Foreign and defence policy are primarily the domain of the EU’s member countries, not the European Parliament. So the election result should not have any immediate impact on EU support for Ukraine or military matters.

However, the Parliament will have a role to play in plans to encourage pan-European cooperation between countries and companies on defence projects and to get governments to buy more European military kit. The European Commission’s Defence Industrial Programme, which aims to realise those goals, needs the consent of both EU governments and the European Parliament.

Gains for parties that oppose greater European integration may make these ambitions more difficult to achieve. Similarly, for the Commission’s plans to carry any real clout, they will need serious money from the next long-term EU budget, which must also be approved by the Parliament.


The European Parliament’s principle role in EU trade policy is in approving free trade agreements before they can enter force. It is not directly involved in trade defence, such as the imposition of tariffs.

The European Commission and some EU leaders argue that the bloc needs more trade agreements with reliable partners to make up for lost business with Russia and to reduce dependence on China.

A number of trade agreements are still waiting for approval, such as with Mexico and the South American bloc Mercosur, while the European Commission is also seeking to strike deals with the likes of Australia.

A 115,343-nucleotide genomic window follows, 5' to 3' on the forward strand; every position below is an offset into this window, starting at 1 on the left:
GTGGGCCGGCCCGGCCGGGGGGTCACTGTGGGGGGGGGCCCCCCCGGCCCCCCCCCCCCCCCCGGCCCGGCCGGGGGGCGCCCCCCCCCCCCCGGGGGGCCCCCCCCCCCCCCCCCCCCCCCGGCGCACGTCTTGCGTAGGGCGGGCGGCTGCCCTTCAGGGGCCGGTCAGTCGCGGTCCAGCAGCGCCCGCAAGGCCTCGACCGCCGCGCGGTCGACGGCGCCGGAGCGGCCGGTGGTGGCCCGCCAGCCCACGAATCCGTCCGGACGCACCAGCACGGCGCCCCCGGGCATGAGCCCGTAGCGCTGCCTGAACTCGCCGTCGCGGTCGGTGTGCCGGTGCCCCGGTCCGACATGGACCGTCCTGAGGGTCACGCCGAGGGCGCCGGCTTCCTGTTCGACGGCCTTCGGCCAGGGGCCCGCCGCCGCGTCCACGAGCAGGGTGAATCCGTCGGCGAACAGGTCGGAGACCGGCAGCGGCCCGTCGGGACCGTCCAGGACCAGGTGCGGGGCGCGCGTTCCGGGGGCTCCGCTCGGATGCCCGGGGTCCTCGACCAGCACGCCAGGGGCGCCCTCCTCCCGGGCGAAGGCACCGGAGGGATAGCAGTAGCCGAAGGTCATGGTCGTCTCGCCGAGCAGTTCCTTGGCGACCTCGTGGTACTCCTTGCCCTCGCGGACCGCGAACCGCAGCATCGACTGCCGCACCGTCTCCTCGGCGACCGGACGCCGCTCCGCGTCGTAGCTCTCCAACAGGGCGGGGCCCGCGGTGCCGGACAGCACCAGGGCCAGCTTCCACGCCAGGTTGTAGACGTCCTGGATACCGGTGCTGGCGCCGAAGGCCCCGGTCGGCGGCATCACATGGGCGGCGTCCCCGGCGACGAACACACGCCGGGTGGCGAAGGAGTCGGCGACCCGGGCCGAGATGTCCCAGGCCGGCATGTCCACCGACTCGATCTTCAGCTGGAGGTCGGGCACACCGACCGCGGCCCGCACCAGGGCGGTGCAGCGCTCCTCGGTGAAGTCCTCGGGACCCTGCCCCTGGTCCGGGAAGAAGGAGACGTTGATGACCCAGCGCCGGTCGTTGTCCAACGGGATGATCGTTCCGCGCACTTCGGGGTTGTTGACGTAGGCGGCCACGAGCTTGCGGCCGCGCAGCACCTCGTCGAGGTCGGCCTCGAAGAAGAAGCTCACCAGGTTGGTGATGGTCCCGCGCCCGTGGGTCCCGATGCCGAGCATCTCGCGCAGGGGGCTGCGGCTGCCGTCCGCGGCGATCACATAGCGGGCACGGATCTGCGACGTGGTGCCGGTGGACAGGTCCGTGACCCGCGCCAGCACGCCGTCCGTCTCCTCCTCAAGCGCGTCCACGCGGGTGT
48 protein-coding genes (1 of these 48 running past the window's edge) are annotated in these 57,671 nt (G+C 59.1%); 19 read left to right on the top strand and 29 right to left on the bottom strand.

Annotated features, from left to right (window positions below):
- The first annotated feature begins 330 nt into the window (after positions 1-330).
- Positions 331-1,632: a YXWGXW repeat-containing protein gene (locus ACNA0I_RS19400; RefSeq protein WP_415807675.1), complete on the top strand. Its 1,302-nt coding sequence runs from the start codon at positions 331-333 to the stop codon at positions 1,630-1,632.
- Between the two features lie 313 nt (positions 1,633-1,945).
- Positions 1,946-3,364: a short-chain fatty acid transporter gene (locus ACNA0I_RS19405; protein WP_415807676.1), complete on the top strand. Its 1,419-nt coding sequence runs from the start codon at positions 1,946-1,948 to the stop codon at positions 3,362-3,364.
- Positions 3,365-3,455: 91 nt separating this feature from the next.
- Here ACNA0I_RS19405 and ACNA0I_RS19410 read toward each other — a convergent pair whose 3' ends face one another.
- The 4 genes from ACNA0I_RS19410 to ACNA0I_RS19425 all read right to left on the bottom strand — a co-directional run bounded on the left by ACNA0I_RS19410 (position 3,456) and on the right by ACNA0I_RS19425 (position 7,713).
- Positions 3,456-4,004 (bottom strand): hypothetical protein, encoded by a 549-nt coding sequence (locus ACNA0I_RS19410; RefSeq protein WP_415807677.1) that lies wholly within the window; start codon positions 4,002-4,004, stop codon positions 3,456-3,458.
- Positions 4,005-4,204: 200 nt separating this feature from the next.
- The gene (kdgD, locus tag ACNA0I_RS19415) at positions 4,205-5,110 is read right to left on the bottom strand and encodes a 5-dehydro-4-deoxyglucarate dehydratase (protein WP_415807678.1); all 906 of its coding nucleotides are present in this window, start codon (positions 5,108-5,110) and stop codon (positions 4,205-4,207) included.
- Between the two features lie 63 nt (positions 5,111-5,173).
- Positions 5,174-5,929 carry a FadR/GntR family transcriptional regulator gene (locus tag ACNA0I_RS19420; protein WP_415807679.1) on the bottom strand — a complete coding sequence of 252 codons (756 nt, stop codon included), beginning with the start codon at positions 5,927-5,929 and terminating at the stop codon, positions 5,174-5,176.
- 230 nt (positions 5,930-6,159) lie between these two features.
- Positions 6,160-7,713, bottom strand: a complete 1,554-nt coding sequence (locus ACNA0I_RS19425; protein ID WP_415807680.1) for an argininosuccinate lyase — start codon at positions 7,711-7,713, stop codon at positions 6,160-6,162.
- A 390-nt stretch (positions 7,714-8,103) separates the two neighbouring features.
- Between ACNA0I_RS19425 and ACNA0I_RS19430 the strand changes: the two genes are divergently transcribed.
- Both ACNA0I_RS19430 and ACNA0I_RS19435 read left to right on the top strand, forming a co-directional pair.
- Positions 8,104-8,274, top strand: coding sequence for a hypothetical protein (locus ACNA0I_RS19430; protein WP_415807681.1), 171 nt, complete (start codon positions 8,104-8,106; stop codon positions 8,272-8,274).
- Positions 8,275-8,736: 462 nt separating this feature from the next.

All those deals, and the Mercosur agreement in particular, have faced opposition and pushing them through parliament could be even more difficult with greater numbers of nationalist eurosceptics.


The European Commission argues that the EU needs to present a united stance towards major rivals such as China and the United States, particularly if former President Donald Trump returns to the White House.

It also says the European Union needs a clearer unified industrial strategy to remain a major industrial base for green and digital goods as rivals pump in massive subsidies.

Critics say the nationalist right-wing parties advocate a looser, more fragmented Europe that will be less able to rise to these challenges.


The EU needs to reform its internal agriculture policy and the way it supports its members to equalise standards of living before it admits new countries, especially big ones such as Ukraine, because the current system of transfers is already seen as too costly.

To admit new members – Ukraine, Moldova and the Western Balkan countries – the EU will also need to change how it makes decisions, reducing the need for unanimity, which is proving increasingly difficult to achieve.

If such reforms are proposed in the next five years, the parliament will have a crucial role to play in shaping them and a stronger voice of the far-right, which opposes deeper EU integration, might have an important impact.


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